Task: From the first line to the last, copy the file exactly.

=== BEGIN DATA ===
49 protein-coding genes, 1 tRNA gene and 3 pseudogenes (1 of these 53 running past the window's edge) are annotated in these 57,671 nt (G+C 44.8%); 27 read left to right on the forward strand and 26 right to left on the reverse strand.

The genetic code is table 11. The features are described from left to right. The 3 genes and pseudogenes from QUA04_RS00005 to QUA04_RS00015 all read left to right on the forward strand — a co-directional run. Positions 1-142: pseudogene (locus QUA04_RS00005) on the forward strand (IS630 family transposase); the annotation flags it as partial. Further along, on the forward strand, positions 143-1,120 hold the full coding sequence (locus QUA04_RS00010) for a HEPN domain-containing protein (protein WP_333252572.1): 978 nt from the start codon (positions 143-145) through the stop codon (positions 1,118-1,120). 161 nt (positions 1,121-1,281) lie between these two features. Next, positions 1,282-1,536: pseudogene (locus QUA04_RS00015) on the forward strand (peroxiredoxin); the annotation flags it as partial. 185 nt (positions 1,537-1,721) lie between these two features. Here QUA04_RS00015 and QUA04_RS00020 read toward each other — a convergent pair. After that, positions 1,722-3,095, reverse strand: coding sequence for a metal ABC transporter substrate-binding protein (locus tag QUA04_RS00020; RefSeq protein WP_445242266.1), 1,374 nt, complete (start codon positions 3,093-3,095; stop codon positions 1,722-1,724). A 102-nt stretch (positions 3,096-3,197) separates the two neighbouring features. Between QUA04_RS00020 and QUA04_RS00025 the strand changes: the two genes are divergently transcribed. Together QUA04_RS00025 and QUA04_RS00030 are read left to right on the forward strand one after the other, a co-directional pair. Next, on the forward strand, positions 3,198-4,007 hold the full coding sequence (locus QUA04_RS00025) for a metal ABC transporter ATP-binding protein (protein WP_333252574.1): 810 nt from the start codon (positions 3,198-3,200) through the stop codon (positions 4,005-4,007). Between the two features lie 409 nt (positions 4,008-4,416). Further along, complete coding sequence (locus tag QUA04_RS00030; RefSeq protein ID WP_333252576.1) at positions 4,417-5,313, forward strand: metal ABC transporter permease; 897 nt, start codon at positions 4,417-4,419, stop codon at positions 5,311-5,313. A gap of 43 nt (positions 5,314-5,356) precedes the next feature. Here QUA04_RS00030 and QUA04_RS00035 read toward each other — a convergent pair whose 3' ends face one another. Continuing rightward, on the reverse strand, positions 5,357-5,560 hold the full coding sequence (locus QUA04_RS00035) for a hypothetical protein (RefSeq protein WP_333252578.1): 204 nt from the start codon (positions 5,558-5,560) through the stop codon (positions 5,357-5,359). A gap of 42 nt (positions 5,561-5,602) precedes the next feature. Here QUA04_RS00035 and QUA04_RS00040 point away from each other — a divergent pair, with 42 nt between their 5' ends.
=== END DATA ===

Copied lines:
49 protein-coding genes, 1 tRNA gene and 3 pseudogenes (1 of these 53 running past the window's edge) are annotated in these 57,671 nt (G+C 44.8%); 27 read left to right on the forward strand and 26 right to left on the reverse strand.

The genetic code is table 11. The features are described from left to right. The 3 genes and pseudogenes from QUA04_RS00005 to QUA04_RS00015 all read left to right on the forward strand — a co-directional run. Positions 1-142: pseudogene (locus QUA04_RS00005) on the forward strand (IS630 family transposase); the annotation flags it as partial. Further along, on the forward strand, positions 143-1,120 hold the full coding sequence (locus QUA04_RS00010) for a HEPN domain-containing protein (protein WP_333252572.1): 978 nt from the start codon (positions 143-145) through the stop codon (positions 1,118-1,120). 161 nt (positions 1,121-1,281) lie between these two features. Next, positions 1,282-1,536: pseudogene (locus QUA04_RS00015) on the forward strand (peroxiredoxin); the annotation flags it as partial. 185 nt (positions 1,537-1,721) lie between these two features. Here QUA04_RS00015 and QUA04_RS00020 read toward each other — a convergent pair. After that, positions 1,722-3,095, reverse strand: coding sequence for a metal ABC transporter substrate-binding protein (locus tag QUA04_RS00020; RefSeq protein WP_445242266.1), 1,374 nt, complete (start codon positions 3,093-3,095; stop codon positions 1,722-1,724). A 102-nt stretch (positions 3,096-3,197) separates the two neighbouring features. Between QUA04_RS00020 and QUA04_RS00025 the strand changes: the two genes are divergently transcribed. Together QUA04_RS00025 and QUA04_RS00030 are read left to right on the forward strand one after the other, a co-directional pair. Next, on the forward strand, positions 3,198-4,007 hold the full coding sequence (locus QUA04_RS00025) for a metal ABC transporter ATP-binding protein (protein WP_333252574.1): 810 nt from the start codon (positions 3,198-3,200) through the stop codon (positions 4,005-4,007). Between the two features lie 409 nt (positions 4,008-4,416). Further along, complete coding sequence (locus tag QUA04_RS00030; RefSeq protein ID WP_333252576.1) at positions 4,417-5,313, forward strand: metal ABC transporter permease; 897 nt, start codon at positions 4,417-4,419, stop codon at positions 5,311-5,313. A gap of 43 nt (positions 5,314-5,356) precedes the next feature. Here QUA04_RS00030 and QUA04_RS00035 read toward each other — a convergent pair whose 3' ends face one another. Continuing rightward, on the reverse strand, positions 5,357-5,560 hold the full coding sequence (locus QUA04_RS00035) for a hypothetical protein (RefSeq protein WP_333252578.1): 204 nt from the start codon (positions 5,558-5,560) through the stop codon (positions 5,357-5,359). A gap of 42 nt (positions 5,561-5,602) precedes the next feature. Here QUA04_RS00035 and QUA04_RS00040 point away from each other — a divergent pair, with 42 nt between their 5' ends.